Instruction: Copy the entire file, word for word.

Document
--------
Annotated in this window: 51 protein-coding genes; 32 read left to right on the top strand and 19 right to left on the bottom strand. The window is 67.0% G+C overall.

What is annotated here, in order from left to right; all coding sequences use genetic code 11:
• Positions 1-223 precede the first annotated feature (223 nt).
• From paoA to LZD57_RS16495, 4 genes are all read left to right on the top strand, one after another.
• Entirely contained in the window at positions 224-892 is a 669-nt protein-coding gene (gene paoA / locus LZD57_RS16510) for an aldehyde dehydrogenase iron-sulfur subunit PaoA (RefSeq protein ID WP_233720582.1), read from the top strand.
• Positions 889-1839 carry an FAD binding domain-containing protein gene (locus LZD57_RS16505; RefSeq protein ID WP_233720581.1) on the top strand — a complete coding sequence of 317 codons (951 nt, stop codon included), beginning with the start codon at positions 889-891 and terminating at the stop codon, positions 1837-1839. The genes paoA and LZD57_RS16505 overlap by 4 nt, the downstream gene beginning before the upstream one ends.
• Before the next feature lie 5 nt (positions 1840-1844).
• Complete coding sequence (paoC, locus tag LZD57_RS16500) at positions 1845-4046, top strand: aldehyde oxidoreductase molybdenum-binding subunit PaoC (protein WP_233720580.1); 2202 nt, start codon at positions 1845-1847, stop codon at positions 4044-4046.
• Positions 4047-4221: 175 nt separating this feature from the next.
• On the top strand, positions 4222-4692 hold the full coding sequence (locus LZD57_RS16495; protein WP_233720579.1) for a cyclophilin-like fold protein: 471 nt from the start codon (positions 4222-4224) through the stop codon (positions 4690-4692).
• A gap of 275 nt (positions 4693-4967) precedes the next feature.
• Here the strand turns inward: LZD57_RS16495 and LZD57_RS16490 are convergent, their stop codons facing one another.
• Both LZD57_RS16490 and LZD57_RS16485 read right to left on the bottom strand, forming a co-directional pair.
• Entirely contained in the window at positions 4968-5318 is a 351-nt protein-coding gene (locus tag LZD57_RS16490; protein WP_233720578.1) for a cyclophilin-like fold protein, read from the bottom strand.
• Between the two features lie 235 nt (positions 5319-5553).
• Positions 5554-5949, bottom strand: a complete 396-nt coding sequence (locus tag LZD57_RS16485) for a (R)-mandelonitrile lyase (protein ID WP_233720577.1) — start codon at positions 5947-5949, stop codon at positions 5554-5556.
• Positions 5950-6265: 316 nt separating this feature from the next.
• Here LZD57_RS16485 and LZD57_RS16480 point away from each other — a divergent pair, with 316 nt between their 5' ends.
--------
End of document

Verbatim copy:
Annotated in this window: 51 protein-coding genes; 32 read left to right on the top strand and 19 right to left on the bottom strand. The window is 67.0% G+C overall.

What is annotated here, in order from left to right; all coding sequences use genetic code 11:
• Positions 1-223 precede the first annotated feature (223 nt).
• From paoA to LZD57_RS16495, 4 genes are all read left to right on the top strand, one after another.
• Entirely contained in the window at positions 224-892 is a 669-nt protein-coding gene (gene paoA / locus LZD57_RS16510) for an aldehyde dehydrogenase iron-sulfur subunit PaoA (RefSeq protein ID WP_233720582.1), read from the top strand.
• Positions 889-1839 carry an FAD binding domain-containing protein gene (locus LZD57_RS16505; RefSeq protein ID WP_233720581.1) on the top strand — a complete coding sequence of 317 codons (951 nt, stop codon included), beginning with the start codon at positions 889-891 and terminating at the stop codon, positions 1837-1839. The genes paoA and LZD57_RS16505 overlap by 4 nt, the downstream gene beginning before the upstream one ends.
• Before the next feature lie 5 nt (positions 1840-1844).
• Complete coding sequence (paoC, locus tag LZD57_RS16500) at positions 1845-4046, top strand: aldehyde oxidoreductase molybdenum-binding subunit PaoC (protein WP_233720580.1); 2202 nt, start codon at positions 1845-1847, stop codon at positions 4044-4046.
• Positions 4047-4221: 175 nt separating this feature from the next.
• On the top strand, positions 4222-4692 hold the full coding sequence (locus LZD57_RS16495; protein WP_233720579.1) for a cyclophilin-like fold protein: 471 nt from the start codon (positions 4222-4224) through the stop codon (positions 4690-4692).
• A gap of 275 nt (positions 4693-4967) precedes the next feature.
• Here the strand turns inward: LZD57_RS16495 and LZD57_RS16490 are convergent, their stop codons facing one another.
• Both LZD57_RS16490 and LZD57_RS16485 read right to left on the bottom strand, forming a co-directional pair.
• Entirely contained in the window at positions 4968-5318 is a 351-nt protein-coding gene (locus tag LZD57_RS16490; protein WP_233720578.1) for a cyclophilin-like fold protein, read from the bottom strand.
• Between the two features lie 235 nt (positions 5319-5553).
• Positions 5554-5949, bottom strand: a complete 396-nt coding sequence (locus tag LZD57_RS16485) for a (R)-mandelonitrile lyase (protein ID WP_233720577.1) — start codon at positions 5947-5949, stop codon at positions 5554-5556.
• Positions 5950-6265: 316 nt separating this feature from the next.
• Here LZD57_RS16485 and LZD57_RS16480 point away from each other — a divergent pair, with 316 nt between their 5' ends.